Often, the desired product of a chemical reaction is part of a more complex reaction mixture, which can be composed of the solvent, starting materials, and impurities. Learning how to purify organic compounds properly is a valuable technique in organic chemistry. Recrystallization harnesses the differences in solubility of the desired compound and the impurity in the solvent to purify the desired product as a solid. There are three standard methods of purification: distillation, extraction, and recrystallization.
The solubility of a substance is the maximum amount that dissolves in a fixed volume of a given solvent at a given temperature. Different solutes have different solubilities and dissolve in different solvents. Solutes may have defining characteristics that lend themselves to be exploited for recrystallization. Compounds exhibit one of the following behaviors in a solvent. First, the compound can be insoluble or have very low solubility in the solvent at all temperatures. Second, the compound can be soluble in the solvent at higher temperatures. Third, the compound can be soluble in the solvent at all temperatures.
A major factor in determining whether a solute dissolves in a solvent and forms a solution is the strength and type of intermolecular forces between the solute and solvent. The general rule of thumb is “like dissolves like,” meaning that substances with similar types of intermolecular forces dissolve in each other. For example, polar substances such as table salt (NaCl), dissolve well in polar water.
Another key factor that improves solubility is temperature. For many substances, solubility greatly increases at higher temperatures. This is due to the fact that the increased kinetic energy at higher temperatures breaks the solute intermolecular forces that keep molecules together. This is seen in everyday life. For example, we know that table salt (NaCl) dissolves well in water; however, more dissolves at higher temperatures than at lower temperatures.
Qualitatively, a solution is considered unsaturated if the maximum amount of dissolved solute has not yet been reached. When the maximum possible solute has dissolved, the solution is saturated. A supersaturated solution contains more dissolved solute than the maximum possible amount under typical conditions.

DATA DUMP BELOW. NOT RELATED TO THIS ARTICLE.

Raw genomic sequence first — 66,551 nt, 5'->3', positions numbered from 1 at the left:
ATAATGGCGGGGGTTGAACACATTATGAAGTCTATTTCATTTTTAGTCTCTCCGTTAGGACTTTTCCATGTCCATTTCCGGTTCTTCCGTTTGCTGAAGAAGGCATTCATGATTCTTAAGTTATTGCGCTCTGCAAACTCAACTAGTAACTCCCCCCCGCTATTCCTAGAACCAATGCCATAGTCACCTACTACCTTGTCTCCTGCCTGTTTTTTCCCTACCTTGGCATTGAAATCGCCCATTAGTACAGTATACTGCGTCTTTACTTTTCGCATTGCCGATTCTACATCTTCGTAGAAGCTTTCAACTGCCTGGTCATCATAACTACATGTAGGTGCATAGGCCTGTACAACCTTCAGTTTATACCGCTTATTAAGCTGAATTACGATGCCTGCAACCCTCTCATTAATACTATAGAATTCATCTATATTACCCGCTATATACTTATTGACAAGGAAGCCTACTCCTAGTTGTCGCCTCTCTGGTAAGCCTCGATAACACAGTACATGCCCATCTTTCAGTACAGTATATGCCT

Recrystallization takes advantage of the differences in solubility between the desired product and the contaminants at high temperatures. The first step of recrystallization is to dissolve the product mixture in a minimal volume of heated solvent that still results in a saturated — but not supersaturated — solution. Then, the solution is cooled to room temperature, decreasing the solubility of both the desired compound and the impurity.
As the solution cools, crystallization of the pure component begins, while the still soluble impurities do not. This occurs when the component of interest is in a significantly higher concentration than the impurity. First, in the nucleation phase, the solvent initiates the random agglomeration of the solute molecules, forming the first crystal called a seed or nucleus. Next, in the particle growth or crystallization phase, more molecules are added to the seed, forming a crystal. The crystal contains the pure compound, while the impurity remains in the solvent.
Nucleation proceeds faster than particle growth in a supersaturated solution. With more seeds, each crystal is smaller. Thus, if the solution is saturated, rather than supersaturated, fewer seeds form, resulting in larger crystals. Heating the solution to a higher temperature before cooling to room temperature enables the dissolution of a higher concentration of solute, decreasing supersaturation. Additionally, rapid cooling results in quick nucleation, forming many small crystals and trapping the impurity inside of the crystals. Slow cooling is preferred to achieve fewer, larger crystals.
Once the solution has cooled to room temperature, and the crystals have formed, the solution is filtered using vacuum filtration. Then, the crystals are allowed to dry. The percent recovery is calculated by dividing the mass of the recovered product by the mass of the crude product.
The recovery is rarely 100%, as the solubility of the compound at low temperatures governs how much of the compound is crystallized.
Selecting a Solvent
For crystallization to be effective, the optimal solvent must be used. The desired product should have low solubility in the selected solvent at room temperature but high solubility in the solvent at a higher temperature. Ideally, the impurities should be soluble in the solvent at all temperatures. Thus, when the mixture is added to the solvent at a high temperature, the desired product and impurities dissolve readily.
As the solution is cooled, the solubility of the desired product decreases and crystallization begins to occur, forming purified product. Occasionally, impurities may remain insoluble in the solvent of choice, even at high temperatures. Hot gravity filtration of the solution that contains dissolved product can remove the solid impurities. The product can then be recrystallized by cooling the sample.
Ideally, the solvent to be used should be able to boil at a temperature well below the melting point of the desired product. The solvent should also be inert and not react with the desired purified product.
- Kotz, J.C., Treichel Jr, P.M., Townsend, J.R. (2012). Chemistry and Chemical Reactivity. Belmont, CA: Brooks/Cole, Cengage Learning.
- Silberberg, M.S. (2009) Chemistry: The Molecular Nature of Matter and Change. Boston, MA: McGraw Hill.
- Harris, D.C. (2015). Quantitative Chemical Analysis. New York, NY: W.H. Freeman and Company.